Major depressive episode
The bereavement exception is removed, since “evidence does not support” distinguishing grief from other “stressors.”


Phobic reaction; conversion reaction
The term hysteria appears throughout the volume.

Hysterical neurosis; hysterical personality
Hysterical neurosis becomes its own category. A second disorder, hysterical personality, is characterized by self-dramatization and overreaction.

Histrionic personality disorder
Now more specifically differentiated from the neurosis, which is renamed conversion disorder.

Histrionic personality disorder
The term hysteria is removed from the index, but the personality disorder remains, defined as excessive attention-seeking.

Histrionic personality disorder is removed.

Sexual Interest/Arousal Disorder

Not listed

Not listed

Not listed

Not listed

A new disorder for DSM-5, defined as an absent or reduced interest in sex. Diagnosed in men if their “excitement” lags during 75 percent of encounters; in women, if reduced during all encounters.


Allen Frances’ revolt against the DSM-5 was spurred by another unlikely revolutionary: Robert Spitzer, lead editor of the DSM-III and a man believed by many to have saved the profession by spearheading the shift to descriptive psychiatry. As the DSM-5 task force began its work, Spitzer was “dumbfounded” when Darrel Regier, the APA’s director of research and vice chair of the task force, refused his request to see the minutes of its meetings. Soon thereafter, he was appalled, he says, to discover that the APA had required psychiatrists involved with the revision to sign a paper promising they would never talk about what they were doing, except when necessary for their jobs. “The intent seemed to be not to let anyone know what the hell was going on,” Spitzer says.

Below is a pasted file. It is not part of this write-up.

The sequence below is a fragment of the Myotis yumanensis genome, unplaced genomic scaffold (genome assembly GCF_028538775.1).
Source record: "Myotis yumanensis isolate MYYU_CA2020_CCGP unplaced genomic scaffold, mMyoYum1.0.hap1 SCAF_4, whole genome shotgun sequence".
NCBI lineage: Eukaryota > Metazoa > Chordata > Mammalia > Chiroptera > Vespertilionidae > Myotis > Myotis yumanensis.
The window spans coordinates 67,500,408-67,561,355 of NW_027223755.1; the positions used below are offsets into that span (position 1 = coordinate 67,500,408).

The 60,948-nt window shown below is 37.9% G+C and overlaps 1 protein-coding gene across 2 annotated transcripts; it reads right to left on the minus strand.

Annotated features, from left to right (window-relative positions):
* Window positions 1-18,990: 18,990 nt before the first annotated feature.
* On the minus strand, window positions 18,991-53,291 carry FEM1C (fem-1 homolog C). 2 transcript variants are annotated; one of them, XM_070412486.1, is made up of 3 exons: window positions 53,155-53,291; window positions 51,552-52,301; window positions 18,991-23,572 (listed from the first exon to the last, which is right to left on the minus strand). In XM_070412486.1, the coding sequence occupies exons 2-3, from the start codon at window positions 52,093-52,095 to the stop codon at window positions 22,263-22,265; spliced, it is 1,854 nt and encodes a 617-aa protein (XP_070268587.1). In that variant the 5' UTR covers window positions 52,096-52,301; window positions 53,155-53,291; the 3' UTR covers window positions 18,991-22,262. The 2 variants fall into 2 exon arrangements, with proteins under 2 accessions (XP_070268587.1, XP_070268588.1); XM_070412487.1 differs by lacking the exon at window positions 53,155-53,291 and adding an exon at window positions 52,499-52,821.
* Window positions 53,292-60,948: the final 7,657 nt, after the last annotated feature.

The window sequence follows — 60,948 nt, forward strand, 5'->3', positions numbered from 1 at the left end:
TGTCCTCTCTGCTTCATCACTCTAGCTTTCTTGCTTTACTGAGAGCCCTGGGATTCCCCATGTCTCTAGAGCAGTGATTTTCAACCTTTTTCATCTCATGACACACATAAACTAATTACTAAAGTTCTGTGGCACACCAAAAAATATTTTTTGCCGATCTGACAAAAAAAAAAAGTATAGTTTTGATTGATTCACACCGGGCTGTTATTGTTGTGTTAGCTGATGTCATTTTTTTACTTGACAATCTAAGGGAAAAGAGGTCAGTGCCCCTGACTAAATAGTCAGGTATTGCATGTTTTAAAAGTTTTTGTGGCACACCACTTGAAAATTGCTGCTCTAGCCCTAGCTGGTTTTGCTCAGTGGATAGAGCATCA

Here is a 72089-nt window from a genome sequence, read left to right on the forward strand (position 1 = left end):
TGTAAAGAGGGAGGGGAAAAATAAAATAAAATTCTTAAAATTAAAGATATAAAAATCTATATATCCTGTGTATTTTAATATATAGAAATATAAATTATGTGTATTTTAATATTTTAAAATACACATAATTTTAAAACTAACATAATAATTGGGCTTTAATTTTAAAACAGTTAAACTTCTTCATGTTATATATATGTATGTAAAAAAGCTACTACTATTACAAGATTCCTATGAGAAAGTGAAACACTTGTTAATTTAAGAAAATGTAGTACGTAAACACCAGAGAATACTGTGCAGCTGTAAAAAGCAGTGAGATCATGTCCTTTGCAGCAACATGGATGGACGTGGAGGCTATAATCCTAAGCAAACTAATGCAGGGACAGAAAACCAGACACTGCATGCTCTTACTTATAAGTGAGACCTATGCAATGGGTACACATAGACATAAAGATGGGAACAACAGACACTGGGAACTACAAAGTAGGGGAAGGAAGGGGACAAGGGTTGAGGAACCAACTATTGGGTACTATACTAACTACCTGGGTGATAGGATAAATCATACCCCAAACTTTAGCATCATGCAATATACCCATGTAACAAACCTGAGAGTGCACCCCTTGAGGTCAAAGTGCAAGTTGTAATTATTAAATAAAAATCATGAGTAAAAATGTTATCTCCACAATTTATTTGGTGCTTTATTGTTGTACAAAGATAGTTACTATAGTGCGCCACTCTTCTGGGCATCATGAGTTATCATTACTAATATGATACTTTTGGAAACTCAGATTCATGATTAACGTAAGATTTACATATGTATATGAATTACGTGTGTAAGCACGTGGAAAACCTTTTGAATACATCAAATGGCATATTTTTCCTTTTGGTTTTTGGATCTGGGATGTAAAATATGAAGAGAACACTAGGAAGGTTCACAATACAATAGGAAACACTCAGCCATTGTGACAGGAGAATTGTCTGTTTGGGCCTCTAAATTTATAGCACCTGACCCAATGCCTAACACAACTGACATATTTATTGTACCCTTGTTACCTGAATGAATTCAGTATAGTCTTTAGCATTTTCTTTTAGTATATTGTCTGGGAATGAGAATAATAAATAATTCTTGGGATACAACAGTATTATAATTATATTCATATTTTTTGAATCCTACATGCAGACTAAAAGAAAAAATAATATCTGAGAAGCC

In July 2008, Spitzer wrote a letter to Psychiatric News, an APA newsletter, complaining that the secrecy was at odds with scientific process, which “benefits from the very exchange of information that is prohibited by the confidentiality agreement.” He asked Frances to sign onto his letter, but Frances declined; a decade into his retirement from Duke University Medical School, he had mostly stayed on the sidelines since planning for the DSM-5 began in 1999, and he intended to keep it that way. “I told him I completely agreed that this was a disastrous way for DSM-5 to start, but I didn’t want to get involved at all. I wished him luck and went back to the beach.”

But that was before Frances found out about a new illness proposed for the DSM-5. In May 2009, during a party at the APA’s annual convention in San Francisco, he struck up a conversation with Will Carpenter, a psychiatrist at the University of Maryland. Carpenter is chair of the Psychotic Disorders work group, one of 13 DSM-5 panels that have been holding meetings since 2008 to consider revisions. These panels, each comprising 10 or so psychiatrists and other mental health professionals, report to the supervising task force, which consists of the work-group chairs and a dozen other experts. The task force will turn the work groups’ proposals into a rough draft to be field-tested, revised, and then ratified—first by the APA’s trustees and then by its 39,000 members.

At the party, Frances and Carpenter began to talk about “psychosis risk syndrome,” a diagnosis that Carpenter’s group was considering for the new edition. It would apply mostly to adolescents who occasionally have jumbled thoughts, hear voices, or experience delusions. Since these kids never fully lose contact with reality, they don’t qualify for any of the existing psychotic disorders. But “throughout medicine, there’s a presumption that early identification and intervention is better than late,” Carpenter says, citing the monitoring of cholesterol as an example. If adolescents on the brink of psychosis can be treated before a full-blown psychosis develops, he adds, “it could make a huge difference in their life story.”